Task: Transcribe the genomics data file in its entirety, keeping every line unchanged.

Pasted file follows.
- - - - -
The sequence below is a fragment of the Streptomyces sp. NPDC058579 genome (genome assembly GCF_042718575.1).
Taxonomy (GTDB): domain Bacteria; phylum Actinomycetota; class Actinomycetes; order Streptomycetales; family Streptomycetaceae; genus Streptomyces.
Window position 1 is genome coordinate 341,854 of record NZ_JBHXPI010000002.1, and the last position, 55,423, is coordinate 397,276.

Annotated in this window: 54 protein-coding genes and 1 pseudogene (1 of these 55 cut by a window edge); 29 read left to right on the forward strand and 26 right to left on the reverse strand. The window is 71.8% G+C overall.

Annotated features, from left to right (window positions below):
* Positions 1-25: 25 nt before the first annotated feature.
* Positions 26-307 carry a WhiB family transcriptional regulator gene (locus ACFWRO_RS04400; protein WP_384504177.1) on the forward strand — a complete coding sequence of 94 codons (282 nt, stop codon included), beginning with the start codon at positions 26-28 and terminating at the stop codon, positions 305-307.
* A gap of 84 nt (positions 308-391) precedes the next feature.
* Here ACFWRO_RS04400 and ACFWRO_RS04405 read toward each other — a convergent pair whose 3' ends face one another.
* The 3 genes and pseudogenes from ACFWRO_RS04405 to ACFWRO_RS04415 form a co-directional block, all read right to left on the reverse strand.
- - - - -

The sequence below is a fragment of the Streptomyces sp. NPDC058579 genome (genome assembly GCF_042718575.1).
Taxonomy (GTDB): domain Bacteria; phylum Actinomycetota; class Actinomycetes; order Streptomycetales; family Streptomycetaceae; genus Streptomyces.
Window position 1 is genome coordinate 341,854 of record NZ_JBHXPI010000002.1, and the last position, 55,423, is coordinate 397,276.

Annotated in this window: 54 protein-coding genes and 1 pseudogene (1 of these 55 cut by a window edge); 29 read left to right on the forward strand and 26 right to left on the reverse strand. The window is 71.8% G+C overall.

Annotated features, from left to right (window positions below):
* Positions 1-25: 25 nt before the first annotated feature.
* Positions 26-307 carry a WhiB family transcriptional regulator gene (locus ACFWRO_RS04400; protein WP_384504177.1) on the forward strand — a complete coding sequence of 94 codons (282 nt, stop codon included), beginning with the start codon at positions 26-28 and terminating at the stop codon, positions 305-307.
* A gap of 84 nt (positions 308-391) precedes the next feature.
* Here ACFWRO_RS04400 and ACFWRO_RS04405 read toward each other — a convergent pair whose 3' ends face one another.
* The 3 genes and pseudogenes from ACFWRO_RS04405 to ACFWRO_RS04415 form a co-directional block, all read right to left on the reverse strand.